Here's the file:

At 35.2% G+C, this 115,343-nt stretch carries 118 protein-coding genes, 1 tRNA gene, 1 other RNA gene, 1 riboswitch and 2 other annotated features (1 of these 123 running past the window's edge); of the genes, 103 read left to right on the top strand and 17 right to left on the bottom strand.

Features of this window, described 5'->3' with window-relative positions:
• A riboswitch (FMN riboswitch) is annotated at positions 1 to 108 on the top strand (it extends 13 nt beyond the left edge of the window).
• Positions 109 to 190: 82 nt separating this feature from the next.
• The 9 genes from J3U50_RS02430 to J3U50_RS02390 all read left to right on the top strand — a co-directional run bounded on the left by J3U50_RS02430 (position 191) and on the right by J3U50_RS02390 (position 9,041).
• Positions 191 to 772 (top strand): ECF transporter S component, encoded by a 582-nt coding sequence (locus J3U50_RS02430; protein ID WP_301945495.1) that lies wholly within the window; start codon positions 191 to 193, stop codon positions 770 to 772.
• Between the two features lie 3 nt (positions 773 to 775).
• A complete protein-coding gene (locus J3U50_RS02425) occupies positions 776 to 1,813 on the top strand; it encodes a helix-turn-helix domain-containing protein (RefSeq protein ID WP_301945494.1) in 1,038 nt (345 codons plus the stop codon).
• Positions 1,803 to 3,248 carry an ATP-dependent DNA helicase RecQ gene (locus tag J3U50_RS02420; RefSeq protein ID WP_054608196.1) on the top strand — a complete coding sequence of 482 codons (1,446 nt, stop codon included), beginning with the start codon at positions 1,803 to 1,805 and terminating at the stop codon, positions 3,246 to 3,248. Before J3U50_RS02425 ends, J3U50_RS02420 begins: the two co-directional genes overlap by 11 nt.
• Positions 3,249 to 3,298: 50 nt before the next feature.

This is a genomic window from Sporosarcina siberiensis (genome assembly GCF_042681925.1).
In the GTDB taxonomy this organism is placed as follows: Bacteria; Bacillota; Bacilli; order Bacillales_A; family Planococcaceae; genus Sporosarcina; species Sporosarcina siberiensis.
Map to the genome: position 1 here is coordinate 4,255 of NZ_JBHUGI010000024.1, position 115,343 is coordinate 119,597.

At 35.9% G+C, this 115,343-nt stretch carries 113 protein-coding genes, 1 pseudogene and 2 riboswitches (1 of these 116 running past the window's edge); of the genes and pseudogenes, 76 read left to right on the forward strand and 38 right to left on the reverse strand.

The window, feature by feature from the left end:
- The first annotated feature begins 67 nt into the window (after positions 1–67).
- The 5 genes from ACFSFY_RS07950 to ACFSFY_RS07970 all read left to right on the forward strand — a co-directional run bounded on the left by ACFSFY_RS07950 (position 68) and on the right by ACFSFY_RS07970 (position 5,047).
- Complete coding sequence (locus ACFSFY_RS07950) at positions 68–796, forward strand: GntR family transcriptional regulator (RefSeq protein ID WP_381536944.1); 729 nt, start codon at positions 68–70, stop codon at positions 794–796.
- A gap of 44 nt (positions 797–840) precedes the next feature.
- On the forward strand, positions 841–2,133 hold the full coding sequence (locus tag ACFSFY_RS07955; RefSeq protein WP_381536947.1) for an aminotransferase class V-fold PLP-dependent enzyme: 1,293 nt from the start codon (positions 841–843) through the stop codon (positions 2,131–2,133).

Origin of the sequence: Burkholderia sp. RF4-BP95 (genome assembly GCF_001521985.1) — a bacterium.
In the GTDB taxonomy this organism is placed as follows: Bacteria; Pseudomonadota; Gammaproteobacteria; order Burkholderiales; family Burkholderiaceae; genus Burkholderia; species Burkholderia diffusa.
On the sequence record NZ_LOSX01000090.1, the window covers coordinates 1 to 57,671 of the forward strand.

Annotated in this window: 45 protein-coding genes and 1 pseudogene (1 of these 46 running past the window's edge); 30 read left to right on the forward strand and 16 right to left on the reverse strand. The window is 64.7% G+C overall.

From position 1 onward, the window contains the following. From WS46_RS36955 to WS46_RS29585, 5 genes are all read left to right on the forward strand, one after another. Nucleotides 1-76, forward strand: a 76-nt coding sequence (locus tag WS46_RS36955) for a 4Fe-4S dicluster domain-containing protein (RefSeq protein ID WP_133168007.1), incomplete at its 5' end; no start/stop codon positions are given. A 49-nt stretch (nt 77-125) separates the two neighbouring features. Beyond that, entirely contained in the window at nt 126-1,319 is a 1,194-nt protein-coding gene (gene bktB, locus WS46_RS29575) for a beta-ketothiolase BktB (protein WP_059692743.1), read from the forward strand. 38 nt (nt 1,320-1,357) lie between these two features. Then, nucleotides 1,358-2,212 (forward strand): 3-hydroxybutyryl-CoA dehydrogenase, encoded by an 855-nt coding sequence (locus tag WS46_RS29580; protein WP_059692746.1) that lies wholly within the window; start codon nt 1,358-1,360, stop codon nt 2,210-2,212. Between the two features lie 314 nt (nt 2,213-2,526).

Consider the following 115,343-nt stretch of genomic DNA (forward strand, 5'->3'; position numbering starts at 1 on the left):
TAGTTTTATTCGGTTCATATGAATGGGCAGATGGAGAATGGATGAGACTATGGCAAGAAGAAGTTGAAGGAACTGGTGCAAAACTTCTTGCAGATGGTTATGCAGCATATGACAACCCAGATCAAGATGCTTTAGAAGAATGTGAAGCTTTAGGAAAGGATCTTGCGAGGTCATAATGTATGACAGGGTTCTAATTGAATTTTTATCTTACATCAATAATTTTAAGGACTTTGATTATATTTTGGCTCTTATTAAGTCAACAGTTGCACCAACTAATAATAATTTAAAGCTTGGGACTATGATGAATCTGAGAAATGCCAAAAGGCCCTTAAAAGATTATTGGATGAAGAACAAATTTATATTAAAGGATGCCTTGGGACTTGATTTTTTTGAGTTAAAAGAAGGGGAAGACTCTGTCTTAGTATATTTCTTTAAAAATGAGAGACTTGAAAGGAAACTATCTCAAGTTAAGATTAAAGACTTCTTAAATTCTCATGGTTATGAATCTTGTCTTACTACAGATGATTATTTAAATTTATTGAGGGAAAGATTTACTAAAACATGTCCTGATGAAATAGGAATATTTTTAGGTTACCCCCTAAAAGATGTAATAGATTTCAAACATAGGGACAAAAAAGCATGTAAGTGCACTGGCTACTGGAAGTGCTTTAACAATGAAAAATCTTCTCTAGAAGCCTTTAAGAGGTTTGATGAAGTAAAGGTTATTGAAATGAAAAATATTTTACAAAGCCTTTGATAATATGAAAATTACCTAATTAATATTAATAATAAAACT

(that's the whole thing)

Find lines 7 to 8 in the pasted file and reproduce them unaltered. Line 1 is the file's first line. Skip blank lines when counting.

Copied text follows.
• Between the two features lie 3 nt (positions 773 to 775).
• A complete protein-coding gene (locus J3U50_RS02425) occupies positions 776 to 1,813 on the top strand; it encodes a helix-turn-helix domain-containing protein (RefSeq protein ID WP_301945494.1) in 1,038 nt (345 codons plus the stop codon).